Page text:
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  1. #1
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    Default engraving/stone setting as a career

    I have quite a large fork in the road of my career in the near future. I can either take over the jewelry store I have been working at or go the way of the at home engraver or maybe stone setter and I would love some input form those that do it every day as a career.
    I am 28, been a bench jeweler for 11+ years, engraving and stone setting for 3 years (taught by Chris DeCamillis). I have a full at home engraving and jewelry setup. If I do the at home engraving/stone setting I know I have a lot more to learn and have been looking into some serious classes. I have been trying to apprentice again with Chris and am looking at the Alexandre School for stone setting. So if I were to work from home as an engraver and/or stone setter I have quite a few questions about what to expect without trying to get too personal about anyones specific information:
    1) What could I expect as an average income for an engraver? Stone setter?
    2) How does one go about getting jobs and getting your name out there?
    3) What other classes should I be looking into? Are there any comparable to Alexandre?
    4) Does anyone here have experience with Alexandre's class? How was it?
    5) Is the workload fairly consistent?
    6) Any other advice? What was the best thing you did for your career? What might you do differently?
    Thank you very much and I hope I'm not getting too personal with these questions. Please don't be afraid to be brutally honest, this is my families future I am trying to plan out and decide which direction to take that will be best for them and for me.
    Thank you again,
    Jay

  2. #2
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    May 2013
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    Default

    Im no jewlerer ill be taking some lessons soon, but if the store has had a steady revenue for x amount of years, is something to consider, vs how much can you produce on your own from home, that can take some time to establish, another.thing to consider is your cities zoning, will it allow you to operate that business from home? Just my two cents

    Sent from my SM-N920T using Tapatalk
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    Carlos

    www.gunengraver.com

    "strive to produce work that the very best engravers do, set your mark high, aim for it, but don't be disappointed when you don't get to 100%, you will have done your best and that's what counts" - Phil Coggan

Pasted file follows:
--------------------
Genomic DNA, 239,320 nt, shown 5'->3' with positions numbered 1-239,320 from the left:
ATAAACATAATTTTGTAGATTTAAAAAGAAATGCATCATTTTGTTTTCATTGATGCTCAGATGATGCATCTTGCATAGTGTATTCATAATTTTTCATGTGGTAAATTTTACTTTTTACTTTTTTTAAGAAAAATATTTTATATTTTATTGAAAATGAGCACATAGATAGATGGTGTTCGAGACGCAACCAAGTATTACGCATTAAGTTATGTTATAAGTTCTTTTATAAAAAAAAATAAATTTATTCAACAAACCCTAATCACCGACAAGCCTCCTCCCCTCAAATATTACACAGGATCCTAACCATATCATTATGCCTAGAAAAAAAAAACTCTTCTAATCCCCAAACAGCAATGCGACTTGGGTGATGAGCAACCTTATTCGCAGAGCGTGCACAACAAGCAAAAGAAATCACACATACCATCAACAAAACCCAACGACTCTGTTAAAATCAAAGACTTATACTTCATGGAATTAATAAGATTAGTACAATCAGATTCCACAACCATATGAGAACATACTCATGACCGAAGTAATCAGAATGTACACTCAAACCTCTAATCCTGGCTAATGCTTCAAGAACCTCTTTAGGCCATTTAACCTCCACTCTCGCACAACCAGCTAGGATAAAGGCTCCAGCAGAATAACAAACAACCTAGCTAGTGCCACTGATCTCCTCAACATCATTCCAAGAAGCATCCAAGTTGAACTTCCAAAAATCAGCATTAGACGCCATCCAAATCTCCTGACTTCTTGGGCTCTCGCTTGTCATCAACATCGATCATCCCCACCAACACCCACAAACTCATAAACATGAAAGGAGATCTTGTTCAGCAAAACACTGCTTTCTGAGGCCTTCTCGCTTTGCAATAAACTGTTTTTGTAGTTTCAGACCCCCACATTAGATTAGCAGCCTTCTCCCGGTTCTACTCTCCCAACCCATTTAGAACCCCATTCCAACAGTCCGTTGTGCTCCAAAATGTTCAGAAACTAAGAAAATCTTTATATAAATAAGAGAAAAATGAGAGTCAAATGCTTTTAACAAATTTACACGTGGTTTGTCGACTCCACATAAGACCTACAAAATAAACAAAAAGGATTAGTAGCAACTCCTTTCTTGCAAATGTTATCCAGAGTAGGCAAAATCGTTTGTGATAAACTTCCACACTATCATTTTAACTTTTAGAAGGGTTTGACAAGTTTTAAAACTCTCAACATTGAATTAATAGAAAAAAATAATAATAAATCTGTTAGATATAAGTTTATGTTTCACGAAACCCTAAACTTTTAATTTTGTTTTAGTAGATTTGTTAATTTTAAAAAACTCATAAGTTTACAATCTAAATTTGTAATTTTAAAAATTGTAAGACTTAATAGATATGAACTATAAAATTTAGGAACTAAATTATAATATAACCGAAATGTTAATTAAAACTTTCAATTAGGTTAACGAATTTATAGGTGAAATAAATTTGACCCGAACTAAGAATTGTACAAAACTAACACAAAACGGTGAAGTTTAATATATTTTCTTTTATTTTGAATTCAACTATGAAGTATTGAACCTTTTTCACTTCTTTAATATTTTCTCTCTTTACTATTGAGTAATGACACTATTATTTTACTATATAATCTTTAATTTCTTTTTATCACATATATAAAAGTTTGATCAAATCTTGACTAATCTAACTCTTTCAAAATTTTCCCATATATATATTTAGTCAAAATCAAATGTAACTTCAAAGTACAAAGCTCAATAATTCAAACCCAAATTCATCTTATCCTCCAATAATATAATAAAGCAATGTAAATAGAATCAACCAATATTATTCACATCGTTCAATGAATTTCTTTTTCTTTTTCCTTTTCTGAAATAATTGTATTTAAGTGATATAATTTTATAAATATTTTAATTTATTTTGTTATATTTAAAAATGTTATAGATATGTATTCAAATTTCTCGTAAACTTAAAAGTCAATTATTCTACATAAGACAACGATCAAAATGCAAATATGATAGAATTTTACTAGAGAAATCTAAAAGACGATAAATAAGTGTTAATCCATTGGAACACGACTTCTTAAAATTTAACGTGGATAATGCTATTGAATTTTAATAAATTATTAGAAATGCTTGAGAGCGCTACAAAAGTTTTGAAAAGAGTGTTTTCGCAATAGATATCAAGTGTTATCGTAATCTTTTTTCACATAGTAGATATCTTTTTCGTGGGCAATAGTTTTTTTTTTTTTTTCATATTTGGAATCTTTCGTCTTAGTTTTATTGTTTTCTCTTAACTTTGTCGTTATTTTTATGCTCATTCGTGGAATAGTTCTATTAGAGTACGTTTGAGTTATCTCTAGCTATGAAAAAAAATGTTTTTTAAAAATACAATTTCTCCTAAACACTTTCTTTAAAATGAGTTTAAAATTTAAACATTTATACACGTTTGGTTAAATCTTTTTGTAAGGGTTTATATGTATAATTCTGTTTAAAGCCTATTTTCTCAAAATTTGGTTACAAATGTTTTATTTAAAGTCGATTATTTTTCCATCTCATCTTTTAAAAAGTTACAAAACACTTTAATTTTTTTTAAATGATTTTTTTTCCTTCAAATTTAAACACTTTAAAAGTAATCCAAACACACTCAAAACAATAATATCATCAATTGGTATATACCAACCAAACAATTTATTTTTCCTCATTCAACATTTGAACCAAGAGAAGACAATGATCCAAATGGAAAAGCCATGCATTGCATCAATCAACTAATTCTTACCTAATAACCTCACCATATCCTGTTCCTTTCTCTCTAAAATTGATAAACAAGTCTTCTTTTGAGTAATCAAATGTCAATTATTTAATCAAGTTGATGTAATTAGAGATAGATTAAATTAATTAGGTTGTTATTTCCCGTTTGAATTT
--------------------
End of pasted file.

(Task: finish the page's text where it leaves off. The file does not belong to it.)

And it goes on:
3. #3
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    Nov 2006
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    Stockton, California & Taxco, Guerrero, Mexico
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    Default

    All of those questions are best answered by Chris or a jeweler/stone setter in your area.

    Best advice if you are going to do retail jewelry would be to get a copy of Gellers price book. http://www.jewelerprofit.com/Blue_Book.html

    Even if you don't stick to it - we didn't exactly - it increased our net by $30,000 in about 10 months.


    As far as the best thing you can do for your career... in my case I have never regretted taking at least 2 workshops every year.


    Brian

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  5. #4
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    Jun 2010
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    NC
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    Do what you will enjoy more. If you love what you do then you won't work a day in your life. Can you make good money from home? Yes, but you got to be really good and fast because you are working wholesale setting stones. The potential to make more money is owning a jewelry store. My 2 cents

  6. #5
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    Aug 2008
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    Quote Originally Posted by WSammut View Post
    I have quite a large fork in the road of my career in the near future. I can either take over the jewelry store I have been working at or go the way of the at home engraver or maybe stone setter and I would love some input form those that do it every day as a career.